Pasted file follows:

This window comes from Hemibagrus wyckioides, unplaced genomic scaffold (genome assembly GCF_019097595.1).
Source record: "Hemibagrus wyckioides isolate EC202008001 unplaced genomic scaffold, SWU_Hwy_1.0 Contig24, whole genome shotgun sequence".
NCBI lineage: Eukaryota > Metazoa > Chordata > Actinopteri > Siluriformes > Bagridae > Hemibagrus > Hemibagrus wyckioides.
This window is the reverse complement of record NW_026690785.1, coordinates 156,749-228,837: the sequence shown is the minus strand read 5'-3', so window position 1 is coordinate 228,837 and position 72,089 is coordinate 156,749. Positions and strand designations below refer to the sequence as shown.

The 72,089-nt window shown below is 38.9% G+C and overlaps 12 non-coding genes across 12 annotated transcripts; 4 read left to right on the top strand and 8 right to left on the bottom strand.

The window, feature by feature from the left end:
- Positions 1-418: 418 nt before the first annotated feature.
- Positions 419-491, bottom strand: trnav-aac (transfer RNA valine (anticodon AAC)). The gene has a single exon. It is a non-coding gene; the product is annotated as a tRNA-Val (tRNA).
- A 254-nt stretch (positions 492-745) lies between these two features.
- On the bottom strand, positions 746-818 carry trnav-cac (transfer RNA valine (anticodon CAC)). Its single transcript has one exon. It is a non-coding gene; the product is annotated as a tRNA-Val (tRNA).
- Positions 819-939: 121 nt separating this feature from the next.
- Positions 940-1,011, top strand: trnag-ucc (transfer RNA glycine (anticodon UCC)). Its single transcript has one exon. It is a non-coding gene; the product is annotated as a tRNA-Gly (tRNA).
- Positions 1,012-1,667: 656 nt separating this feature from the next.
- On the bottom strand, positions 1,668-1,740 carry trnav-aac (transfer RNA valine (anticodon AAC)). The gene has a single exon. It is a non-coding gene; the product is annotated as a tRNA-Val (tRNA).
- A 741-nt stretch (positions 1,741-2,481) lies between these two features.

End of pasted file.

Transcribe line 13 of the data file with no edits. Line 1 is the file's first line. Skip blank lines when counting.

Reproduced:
- Positions 1,012-1,667: 656 nt separating this feature from the next.